I use my cell phone and the COZI app.  I have alarms for the things that I must do.  I set reminders for things that I wanted to do.  I use the PIM program to print out my calendar for the current month and the next month.  I do use a day planner, so when I am out and about, I can book appointments or lunch dates, etc. without worrying about conflicts in the schedule.

I can also block time on the schedule for other things that need to be done, such as big projects at home. 

I am “old school” and currently 67 years young.  I am busy even in retirement, so I still use my day planner, but I have added the convenince of my cell phone.

The advantage of using the COZI online calendar is that it can send text messages to my phone.

Life is complicated, so I do all that I can to keep things simple.

Posted by Dianne in the Desert on Nov 03, 2013 at 3:53am

Here’s a helpful outline for next steps after being diagnosed with ADHD as an adult from

As those commenting before me have said, knowledge is power. Learn all you can about ADHD.

ADDconnect Moderator & Mom to Tween Boy with ADHD and LDs

Posted by adhdmomma on Nov 04, 2013 at 7:07pm

Wow! I am overwhelmed with your loving responses! Thank you so much and God bless your heart,  Mitzi, Diane, Penny and Rancho John…

I definitely will take heart of all your advices… Thank you so much. I love you all!

Posted by Deh-Deh on Nov 05, 2013 at 11:42am

If you send me a PM I will give you the name of the doctor that I see in Toronto. He is an excellent psychiatrist (one of the best in the city) but unfortunately he is NOT accepting new patients. If you call and ask, he might be able to refer you to someone else or put you on a waiting list. He is brilliant when it comes to finding the right combination of meds that work best for ADHD. What have you got to lose anyway from calling?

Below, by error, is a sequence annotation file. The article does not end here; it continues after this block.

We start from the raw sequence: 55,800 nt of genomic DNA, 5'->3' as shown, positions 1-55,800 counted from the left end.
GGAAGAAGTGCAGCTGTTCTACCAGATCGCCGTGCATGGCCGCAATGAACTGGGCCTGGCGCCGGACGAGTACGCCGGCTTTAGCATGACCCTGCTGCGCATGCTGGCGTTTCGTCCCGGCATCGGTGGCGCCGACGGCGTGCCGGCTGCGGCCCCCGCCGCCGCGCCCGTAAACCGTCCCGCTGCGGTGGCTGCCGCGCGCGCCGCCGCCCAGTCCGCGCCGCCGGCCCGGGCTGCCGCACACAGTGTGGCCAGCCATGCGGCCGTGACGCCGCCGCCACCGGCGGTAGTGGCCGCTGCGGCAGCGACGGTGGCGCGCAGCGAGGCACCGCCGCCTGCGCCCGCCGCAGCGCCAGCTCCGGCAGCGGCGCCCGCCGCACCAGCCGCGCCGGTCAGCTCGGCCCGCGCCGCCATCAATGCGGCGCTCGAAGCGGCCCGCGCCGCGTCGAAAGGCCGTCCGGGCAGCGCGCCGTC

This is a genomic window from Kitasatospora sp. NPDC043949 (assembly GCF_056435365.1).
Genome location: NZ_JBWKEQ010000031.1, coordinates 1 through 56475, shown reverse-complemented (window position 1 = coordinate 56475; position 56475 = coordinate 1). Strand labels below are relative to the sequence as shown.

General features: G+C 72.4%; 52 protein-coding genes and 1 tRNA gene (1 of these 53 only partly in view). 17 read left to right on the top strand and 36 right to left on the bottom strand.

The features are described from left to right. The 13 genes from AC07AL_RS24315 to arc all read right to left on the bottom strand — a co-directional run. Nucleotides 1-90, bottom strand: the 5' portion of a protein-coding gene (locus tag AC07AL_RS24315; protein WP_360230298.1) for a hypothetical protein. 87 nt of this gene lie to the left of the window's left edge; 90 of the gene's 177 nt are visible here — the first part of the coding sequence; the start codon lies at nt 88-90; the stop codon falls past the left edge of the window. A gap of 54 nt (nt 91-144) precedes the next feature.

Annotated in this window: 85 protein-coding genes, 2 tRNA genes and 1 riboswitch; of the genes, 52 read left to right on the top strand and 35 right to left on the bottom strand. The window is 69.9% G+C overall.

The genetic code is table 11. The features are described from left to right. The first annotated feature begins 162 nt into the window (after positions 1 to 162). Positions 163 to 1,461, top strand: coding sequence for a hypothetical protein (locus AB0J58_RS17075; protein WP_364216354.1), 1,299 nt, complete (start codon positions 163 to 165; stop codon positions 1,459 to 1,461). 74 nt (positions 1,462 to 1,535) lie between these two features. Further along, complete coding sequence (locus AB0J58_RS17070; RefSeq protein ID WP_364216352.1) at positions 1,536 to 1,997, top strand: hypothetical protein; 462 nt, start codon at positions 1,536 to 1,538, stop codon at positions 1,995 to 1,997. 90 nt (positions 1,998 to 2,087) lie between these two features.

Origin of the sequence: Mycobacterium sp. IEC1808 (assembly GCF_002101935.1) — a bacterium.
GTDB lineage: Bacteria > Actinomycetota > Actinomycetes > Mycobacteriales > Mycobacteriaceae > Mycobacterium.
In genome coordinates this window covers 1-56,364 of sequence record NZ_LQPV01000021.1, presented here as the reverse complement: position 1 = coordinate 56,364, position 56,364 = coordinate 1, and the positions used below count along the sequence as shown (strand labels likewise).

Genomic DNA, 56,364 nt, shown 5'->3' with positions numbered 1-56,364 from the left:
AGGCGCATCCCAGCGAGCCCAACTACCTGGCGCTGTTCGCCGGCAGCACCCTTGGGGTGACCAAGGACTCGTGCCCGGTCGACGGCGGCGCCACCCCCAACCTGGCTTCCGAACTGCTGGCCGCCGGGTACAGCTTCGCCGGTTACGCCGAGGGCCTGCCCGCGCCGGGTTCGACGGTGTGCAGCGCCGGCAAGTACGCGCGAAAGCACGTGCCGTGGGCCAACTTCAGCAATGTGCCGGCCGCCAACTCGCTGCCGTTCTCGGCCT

Good luck to you! xo

Posted by spunkybird on Nov 05, 2013 at 11:36pm

I just posted this to the women’s group but Seier first post above and so wanted to post it also here.

I just joined this group so this is my first post.  I just diagnosed with adult ADD myself. I have known that I’ve had it for a long time however and have had read lots of things on it and have recently developed strategies to help me keep moving forward and get through my day instead of getting stuck.
One of the first things I learned recently that helps is to stay positive and give yourself praise for doing even anything even if it’s just one thing.
Starting to do this will help you continue to do more things. Don’t beat yourself up if all you can do is even one thing a day as it will prove as you start getting more things done and feel proud of even little accomplishments.
One thing I would bring up for a recommendation that i recently found if you have a smart phone is a new app c called “Daily Routine”.
You can enter the things that you want to do at certain times and/or a certain order at certain times of the day and you can set reminders for them. I don’t worry so much about the times that they take because that’s hard for me to plan but just the list of things to get done at certain times the day is very helpful.
It’s a very colorful app and is totally customizable and has icons for tons of categories.  I used to have a hard time figuring out what to do or what to start on in the morning and then would get lost in doing nothing other than watching TV or not knowing what to do next so would get stuck. Now, what I do is know that when I get up I just have to open the app and look at it then I just go line by line of things to do. It has been very helpful for me!  I’m excited to be involved in this group nice to meet you all.

Posted by treebera on Nov 05, 2013 at 11:52pm